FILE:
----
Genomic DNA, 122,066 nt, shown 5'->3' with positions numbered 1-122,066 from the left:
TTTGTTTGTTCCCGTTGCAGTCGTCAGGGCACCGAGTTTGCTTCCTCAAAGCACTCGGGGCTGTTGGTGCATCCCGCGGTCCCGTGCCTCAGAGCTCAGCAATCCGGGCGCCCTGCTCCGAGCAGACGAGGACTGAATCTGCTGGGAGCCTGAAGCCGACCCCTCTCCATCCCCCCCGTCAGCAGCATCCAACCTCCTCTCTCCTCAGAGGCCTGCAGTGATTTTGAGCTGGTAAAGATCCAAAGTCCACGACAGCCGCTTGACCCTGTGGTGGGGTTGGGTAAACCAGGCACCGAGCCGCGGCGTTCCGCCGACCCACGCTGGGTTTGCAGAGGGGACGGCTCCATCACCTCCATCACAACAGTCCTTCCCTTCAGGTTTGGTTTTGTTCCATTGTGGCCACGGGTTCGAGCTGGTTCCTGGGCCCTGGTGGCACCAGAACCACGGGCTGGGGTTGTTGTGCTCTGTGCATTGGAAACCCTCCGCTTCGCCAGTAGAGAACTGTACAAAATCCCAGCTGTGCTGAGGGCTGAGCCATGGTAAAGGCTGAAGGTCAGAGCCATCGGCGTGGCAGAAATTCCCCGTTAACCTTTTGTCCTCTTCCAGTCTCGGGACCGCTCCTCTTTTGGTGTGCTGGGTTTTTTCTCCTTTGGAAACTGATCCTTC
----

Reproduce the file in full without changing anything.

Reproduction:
Genomic DNA, 122,066 nt, shown 5'->3' with positions numbered 1-122,066 from the left:
TTTGTTTGTTCCCGTTGCAGTCGTCAGGGCACCGAGTTTGCTTCCTCAAAGCACTCGGGGCTGTTGGTGCATCCCGCGGTCCCGTGCCTCAGAGCTCAGCAATCCGGGCGCCCTGCTCCGAGCAGACGAGGACTGAATCTGCTGGGAGCCTGAAGCCGACCCCTCTCCATCCCCCCCGTCAGCAGCATCCAACCTCCTCTCTCCTCAGAGGCCTGCAGTGATTTTGAGCTGGTAAAGATCCAAAGTCCACGACAGCCGCTTGACCCTGTGGTGGGGTTGGGTAAACCAGGCACCGAGCCGCGGCGTTCCGCCGACCCACGCTGGGTTTGCAGAGGGGACGGCTCCATCACCTCCATCACAACAGTCCTTCCCTTCAGGTTTGGTTTTGTTCCATTGTGGCCACGGGTTCGAGCTGGTTCCTGGGCCCTGGTGGCACCAGAACCACGGGCTGGGGTTGTTGTGCTCTGTGCATTGGAAACCCTCCGCTTCGCCAGTAGAGAACTGTACAAAATCCCAGCTGTGCTGAGGGCTGAGCCATGGTAAAGGCTGAAGGTCAGAGCCATCGGCGTGGCAGAAATTCCCCGTTAACCTTTTGTCCTCTTCCAGTCTCGGGACCGCTCCTCTTTTGGTGTGCTGGGTTTTTTCTCCTTTGGAAACTGATCCTTC